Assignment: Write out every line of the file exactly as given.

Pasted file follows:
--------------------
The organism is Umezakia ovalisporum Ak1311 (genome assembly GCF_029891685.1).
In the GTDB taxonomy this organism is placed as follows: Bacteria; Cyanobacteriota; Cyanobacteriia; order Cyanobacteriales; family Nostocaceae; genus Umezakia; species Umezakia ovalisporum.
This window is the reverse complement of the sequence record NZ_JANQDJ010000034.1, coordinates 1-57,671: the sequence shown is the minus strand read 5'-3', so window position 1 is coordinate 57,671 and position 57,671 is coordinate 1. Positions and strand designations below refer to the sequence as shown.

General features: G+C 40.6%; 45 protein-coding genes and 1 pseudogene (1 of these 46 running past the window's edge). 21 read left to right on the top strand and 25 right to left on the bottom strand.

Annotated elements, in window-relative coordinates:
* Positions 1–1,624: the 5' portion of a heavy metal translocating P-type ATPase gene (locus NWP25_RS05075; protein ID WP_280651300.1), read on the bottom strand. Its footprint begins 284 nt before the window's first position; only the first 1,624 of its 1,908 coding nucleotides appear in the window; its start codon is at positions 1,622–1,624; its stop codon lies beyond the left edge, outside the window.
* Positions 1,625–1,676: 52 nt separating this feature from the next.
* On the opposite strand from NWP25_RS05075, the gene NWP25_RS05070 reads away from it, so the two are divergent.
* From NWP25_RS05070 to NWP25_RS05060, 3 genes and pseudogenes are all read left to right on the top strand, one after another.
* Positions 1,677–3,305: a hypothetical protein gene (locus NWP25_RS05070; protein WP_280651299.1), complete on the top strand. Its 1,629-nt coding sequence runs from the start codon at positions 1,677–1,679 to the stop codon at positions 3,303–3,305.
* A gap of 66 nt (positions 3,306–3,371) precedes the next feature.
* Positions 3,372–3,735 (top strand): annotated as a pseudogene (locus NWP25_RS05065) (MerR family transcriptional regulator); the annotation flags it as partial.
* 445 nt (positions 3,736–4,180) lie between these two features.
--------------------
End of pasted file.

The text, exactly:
The organism is Umezakia ovalisporum Ak1311 (genome assembly GCF_029891685.1).
In the GTDB taxonomy this organism is placed as follows: Bacteria; Cyanobacteriota; Cyanobacteriia; order Cyanobacteriales; family Nostocaceae; genus Umezakia; species Umezakia ovalisporum.
This window is the reverse complement of the sequence record NZ_JANQDJ010000034.1, coordinates 1-57,671: the sequence shown is the minus strand read 5'-3', so window position 1 is coordinate 57,671 and position 57,671 is coordinate 1. Positions and strand designations below refer to the sequence as shown.

General features: G+C 40.6%; 45 protein-coding genes and 1 pseudogene (1 of these 46 running past the window's edge). 21 read left to right on the top strand and 25 right to left on the bottom strand.

Annotated elements, in window-relative coordinates:
* Positions 1–1,624: the 5' portion of a heavy metal translocating P-type ATPase gene (locus NWP25_RS05075; protein ID WP_280651300.1), read on the bottom strand. Its footprint begins 284 nt before the window's first position; only the first 1,624 of its 1,908 coding nucleotides appear in the window; its start codon is at positions 1,622–1,624; its stop codon lies beyond the left edge, outside the window.
* Positions 1,625–1,676: 52 nt separating this feature from the next.
* On the opposite strand from NWP25_RS05075, the gene NWP25_RS05070 reads away from it, so the two are divergent.
* From NWP25_RS05070 to NWP25_RS05060, 3 genes and pseudogenes are all read left to right on the top strand, one after another.
* Positions 1,677–3,305: a hypothetical protein gene (locus NWP25_RS05070; protein WP_280651299.1), complete on the top strand. Its 1,629-nt coding sequence runs from the start codon at positions 1,677–1,679 to the stop codon at positions 3,303–3,305.
* A gap of 66 nt (positions 3,306–3,371) precedes the next feature.
* Positions 3,372–3,735 (top strand): annotated as a pseudogene (locus NWP25_RS05065) (MerR family transcriptional regulator); the annotation flags it as partial.
* 445 nt (positions 3,736–4,180) lie between these two features.